Re: The Green and Gold Roads to Open Access

From: Matthew Cockerill <>
Date: Sun, 12 Dec 2004 19:10:06 +0000

On 12 Dec 2004, at 14:43, Stevan Harnad wrote:

>> You need to stop and reconsider the mathematical logic of that
>> statement, Stevan. (In fact, every author has the option of
>> contributing to an OA journal, even if OA journals are a small
>> minority in the journal marketplace.)
> I am always chuffed to have my logic challenged, as it gives some
> relief from the unjust stereotype that it is always I who am,
> curmudgeonly, chipping away at others' logic!

Invitation accepted!

> Just to see where your mathematical logic leads, Rick, and then work
> backwards:
> are you suggesting that all 2.5 million articles currently published
> in the planet's 24,000 peer-reviewed journals could be rechanneled to
> just 1 of those 24,000 journals? No? Then let's do some mathematical
> induction: 2? 2%? 5%?
> No, 95% of the annual peer-reviewed literature cannot be squeezed
> through the keyhole of the 1383 OA journals known to exist today:
> Moreover, there is a *function* being performed
> by that large and diverse array of existing journals, not only in
> covering all fields, but in covering, hierarchically, each level of
> each field. That's what "choosing a suitable journal" means (above):
> choosing the journal that covers the subject matter, and at the highest
> quality level (peer-review standard) that the paper can manage to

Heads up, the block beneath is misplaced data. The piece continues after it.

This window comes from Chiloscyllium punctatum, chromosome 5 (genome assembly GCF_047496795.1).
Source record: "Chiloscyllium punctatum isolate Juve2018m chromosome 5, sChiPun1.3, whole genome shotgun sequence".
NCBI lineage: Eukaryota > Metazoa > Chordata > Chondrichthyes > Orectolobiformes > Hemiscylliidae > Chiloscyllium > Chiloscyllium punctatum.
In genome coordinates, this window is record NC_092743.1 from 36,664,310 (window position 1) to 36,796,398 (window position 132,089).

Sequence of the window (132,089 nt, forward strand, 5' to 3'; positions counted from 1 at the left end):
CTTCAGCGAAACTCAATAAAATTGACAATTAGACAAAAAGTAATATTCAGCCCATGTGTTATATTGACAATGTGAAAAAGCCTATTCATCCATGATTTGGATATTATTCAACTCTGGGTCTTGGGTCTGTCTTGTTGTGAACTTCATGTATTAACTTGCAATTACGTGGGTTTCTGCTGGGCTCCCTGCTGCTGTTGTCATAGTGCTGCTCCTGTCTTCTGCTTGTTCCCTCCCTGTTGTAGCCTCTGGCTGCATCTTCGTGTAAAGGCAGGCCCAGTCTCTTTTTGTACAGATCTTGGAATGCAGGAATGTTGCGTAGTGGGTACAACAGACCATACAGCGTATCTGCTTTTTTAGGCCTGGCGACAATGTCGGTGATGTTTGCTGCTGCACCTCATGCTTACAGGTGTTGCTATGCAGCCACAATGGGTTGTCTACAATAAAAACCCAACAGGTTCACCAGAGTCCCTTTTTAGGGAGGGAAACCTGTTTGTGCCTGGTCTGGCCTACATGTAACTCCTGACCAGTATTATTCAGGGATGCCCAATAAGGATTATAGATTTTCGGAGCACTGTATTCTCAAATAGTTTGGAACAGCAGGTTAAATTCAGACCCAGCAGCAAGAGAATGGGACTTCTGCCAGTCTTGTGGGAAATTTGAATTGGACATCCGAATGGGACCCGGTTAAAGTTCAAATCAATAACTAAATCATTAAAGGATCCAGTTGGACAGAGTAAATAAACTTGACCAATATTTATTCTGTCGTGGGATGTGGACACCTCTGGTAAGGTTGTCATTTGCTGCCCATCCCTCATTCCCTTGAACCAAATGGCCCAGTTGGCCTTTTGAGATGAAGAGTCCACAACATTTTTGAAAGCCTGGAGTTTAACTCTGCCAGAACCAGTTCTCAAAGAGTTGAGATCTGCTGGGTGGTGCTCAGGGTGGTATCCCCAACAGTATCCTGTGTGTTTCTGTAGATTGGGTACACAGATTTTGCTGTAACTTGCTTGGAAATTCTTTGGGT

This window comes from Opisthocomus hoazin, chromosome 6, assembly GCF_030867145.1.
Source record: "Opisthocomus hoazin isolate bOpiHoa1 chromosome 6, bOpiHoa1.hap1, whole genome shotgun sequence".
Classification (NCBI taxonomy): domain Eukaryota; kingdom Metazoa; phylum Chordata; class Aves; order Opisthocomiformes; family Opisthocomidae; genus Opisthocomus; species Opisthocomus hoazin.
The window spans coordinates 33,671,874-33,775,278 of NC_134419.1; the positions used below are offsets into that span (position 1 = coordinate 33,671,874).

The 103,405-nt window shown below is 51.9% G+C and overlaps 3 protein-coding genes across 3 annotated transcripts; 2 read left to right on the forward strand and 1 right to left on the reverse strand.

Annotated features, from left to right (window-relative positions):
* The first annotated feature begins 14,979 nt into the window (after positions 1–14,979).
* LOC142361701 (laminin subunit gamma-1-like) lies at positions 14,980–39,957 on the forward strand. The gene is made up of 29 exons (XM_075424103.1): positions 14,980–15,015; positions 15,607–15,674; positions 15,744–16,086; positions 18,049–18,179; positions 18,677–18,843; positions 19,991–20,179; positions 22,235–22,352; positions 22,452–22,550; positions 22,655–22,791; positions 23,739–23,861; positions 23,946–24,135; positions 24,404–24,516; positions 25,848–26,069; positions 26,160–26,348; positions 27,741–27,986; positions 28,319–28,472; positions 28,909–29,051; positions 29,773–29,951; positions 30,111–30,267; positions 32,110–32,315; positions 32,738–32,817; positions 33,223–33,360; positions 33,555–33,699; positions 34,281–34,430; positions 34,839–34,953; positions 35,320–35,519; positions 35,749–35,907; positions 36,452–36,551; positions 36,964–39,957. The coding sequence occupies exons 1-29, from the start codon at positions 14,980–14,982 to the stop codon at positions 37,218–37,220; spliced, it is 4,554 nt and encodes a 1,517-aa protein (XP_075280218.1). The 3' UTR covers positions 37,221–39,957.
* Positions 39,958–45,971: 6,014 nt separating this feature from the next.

> successfully meet. This means (among other things) that journals must
> be selective -- in some cases (the top) *very* selective. It is not
> just a matter of squeezing all candidates into the tiny arbitrary subset
> of them that happen to share a certain cost-recovery model today!

Imagine that back in 1983, I tried to persuade you that mobile phone
cellular networks were going to transform how people communicate.

"Ah no", you would have counter-argued, "mobile phone networks
only have the capacity to handle 5% of the calls that are being made, so
clearly that can't be the way forwards. But meanwhile, everyone has a
fixed line phone. And you know what? If you carry around a really long
extension cord with you whenever you leave the house, that gives
you pretty much the same benefits. So instead of grappling with these
new-fangled, unfamiliar mobile phone thingies (which can only handle 5%
of calls), we could *all* have mobile communication now, if only everyone
would plug in a really long extension cable and carry it with them at
all times. Frankly I am utterly baffled by people's inability to
recognize that mobile communication is in their grasp. And why do people
keep conflating mobile communication with mobile phones?!"

Matt Cockerill, Ph.D.
Technical Director, BioMed Central
Received on Sun Dec 12 2004 - 19:10:06 GMT

This archive was generated by hypermail 2.3.0 : Fri Dec 10 2010 - 19:47:43 GMT